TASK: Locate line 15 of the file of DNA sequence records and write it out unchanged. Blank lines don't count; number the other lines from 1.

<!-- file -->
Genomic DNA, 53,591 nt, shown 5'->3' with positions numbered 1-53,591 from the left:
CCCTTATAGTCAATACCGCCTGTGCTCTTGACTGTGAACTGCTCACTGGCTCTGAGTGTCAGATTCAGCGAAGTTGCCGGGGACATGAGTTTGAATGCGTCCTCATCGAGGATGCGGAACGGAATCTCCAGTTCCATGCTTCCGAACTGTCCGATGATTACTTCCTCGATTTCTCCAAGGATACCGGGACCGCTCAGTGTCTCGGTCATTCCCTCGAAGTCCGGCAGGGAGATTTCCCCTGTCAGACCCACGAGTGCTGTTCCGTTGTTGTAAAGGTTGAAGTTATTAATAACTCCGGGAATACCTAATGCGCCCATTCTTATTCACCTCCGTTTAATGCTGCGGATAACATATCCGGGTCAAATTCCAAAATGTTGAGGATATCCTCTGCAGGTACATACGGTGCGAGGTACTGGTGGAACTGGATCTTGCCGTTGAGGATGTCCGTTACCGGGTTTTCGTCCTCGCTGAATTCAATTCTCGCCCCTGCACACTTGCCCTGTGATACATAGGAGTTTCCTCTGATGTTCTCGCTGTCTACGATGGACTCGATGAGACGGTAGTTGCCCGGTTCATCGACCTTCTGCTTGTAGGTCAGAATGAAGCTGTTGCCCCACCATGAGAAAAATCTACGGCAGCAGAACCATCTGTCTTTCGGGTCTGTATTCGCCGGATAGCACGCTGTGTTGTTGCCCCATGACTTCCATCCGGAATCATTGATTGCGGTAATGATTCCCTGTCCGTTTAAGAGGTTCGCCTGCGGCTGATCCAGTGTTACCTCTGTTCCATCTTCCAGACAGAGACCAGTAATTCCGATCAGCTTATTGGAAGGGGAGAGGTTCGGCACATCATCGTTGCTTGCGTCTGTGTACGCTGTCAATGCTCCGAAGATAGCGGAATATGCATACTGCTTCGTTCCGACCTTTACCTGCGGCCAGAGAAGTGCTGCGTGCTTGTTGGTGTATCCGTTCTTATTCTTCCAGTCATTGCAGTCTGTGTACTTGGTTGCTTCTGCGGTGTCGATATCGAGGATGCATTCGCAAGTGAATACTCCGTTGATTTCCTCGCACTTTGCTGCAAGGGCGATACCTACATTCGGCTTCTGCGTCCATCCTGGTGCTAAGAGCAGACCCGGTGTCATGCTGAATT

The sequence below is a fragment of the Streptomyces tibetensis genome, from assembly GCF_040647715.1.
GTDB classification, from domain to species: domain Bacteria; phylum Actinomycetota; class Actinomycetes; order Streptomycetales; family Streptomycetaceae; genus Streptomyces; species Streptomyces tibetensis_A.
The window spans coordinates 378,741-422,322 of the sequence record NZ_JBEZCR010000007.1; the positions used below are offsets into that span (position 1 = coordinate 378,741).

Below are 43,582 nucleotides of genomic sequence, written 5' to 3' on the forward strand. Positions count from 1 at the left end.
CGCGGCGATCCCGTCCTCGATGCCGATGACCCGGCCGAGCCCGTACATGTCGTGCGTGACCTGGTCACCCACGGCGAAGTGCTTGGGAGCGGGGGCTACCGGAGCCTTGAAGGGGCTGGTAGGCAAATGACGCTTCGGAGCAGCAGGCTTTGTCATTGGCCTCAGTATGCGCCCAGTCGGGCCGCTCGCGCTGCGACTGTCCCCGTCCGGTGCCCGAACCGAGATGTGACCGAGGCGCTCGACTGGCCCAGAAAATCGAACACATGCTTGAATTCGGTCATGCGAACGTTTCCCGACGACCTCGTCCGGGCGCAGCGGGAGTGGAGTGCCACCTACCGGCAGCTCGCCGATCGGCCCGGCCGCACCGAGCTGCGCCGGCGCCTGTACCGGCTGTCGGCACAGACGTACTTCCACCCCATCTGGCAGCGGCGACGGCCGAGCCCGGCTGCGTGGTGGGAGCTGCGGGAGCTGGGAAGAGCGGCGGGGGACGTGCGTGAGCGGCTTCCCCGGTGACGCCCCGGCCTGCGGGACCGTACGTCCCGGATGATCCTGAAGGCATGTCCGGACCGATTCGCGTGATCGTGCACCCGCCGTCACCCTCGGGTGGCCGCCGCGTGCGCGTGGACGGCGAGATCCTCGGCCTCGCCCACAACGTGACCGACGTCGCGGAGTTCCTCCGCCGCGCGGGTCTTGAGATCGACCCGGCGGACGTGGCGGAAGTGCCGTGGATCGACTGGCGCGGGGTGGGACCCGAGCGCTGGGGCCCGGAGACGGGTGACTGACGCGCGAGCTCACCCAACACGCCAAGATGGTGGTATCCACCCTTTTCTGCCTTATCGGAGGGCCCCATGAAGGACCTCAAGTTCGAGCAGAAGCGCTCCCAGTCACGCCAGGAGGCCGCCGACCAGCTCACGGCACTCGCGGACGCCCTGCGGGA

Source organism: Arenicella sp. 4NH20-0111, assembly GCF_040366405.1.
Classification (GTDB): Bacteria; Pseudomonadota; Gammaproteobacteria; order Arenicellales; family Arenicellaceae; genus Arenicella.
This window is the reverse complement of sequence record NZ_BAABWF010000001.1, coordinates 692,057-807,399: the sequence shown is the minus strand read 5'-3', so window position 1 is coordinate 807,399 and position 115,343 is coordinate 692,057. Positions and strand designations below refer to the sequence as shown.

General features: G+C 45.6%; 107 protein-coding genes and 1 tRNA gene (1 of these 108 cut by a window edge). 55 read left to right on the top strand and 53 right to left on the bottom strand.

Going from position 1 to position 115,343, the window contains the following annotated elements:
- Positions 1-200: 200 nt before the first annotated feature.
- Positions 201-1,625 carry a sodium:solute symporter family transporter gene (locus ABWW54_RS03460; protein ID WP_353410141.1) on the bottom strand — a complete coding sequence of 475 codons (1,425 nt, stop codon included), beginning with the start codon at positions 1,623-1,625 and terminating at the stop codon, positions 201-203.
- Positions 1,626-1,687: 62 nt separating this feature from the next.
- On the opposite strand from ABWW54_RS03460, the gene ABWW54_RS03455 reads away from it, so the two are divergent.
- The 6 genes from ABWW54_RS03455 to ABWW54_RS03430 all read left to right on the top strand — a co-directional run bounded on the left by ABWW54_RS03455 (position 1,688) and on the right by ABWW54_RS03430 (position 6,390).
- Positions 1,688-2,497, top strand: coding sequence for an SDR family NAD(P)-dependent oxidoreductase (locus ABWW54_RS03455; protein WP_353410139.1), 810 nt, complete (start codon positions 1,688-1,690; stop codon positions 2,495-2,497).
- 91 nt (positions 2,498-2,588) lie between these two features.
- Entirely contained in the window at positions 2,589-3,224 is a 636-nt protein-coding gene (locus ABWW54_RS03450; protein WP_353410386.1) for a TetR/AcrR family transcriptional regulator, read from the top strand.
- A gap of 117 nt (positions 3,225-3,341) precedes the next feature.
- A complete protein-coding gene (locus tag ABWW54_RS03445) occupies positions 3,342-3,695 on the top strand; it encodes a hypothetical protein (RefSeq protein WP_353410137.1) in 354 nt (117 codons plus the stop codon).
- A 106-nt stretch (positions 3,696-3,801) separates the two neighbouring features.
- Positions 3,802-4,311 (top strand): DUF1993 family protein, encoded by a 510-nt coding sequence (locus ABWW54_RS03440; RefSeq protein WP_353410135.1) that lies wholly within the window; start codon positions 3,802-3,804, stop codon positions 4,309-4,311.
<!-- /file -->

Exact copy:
- Positions 1,626-1,687: 62 nt separating this feature from the next.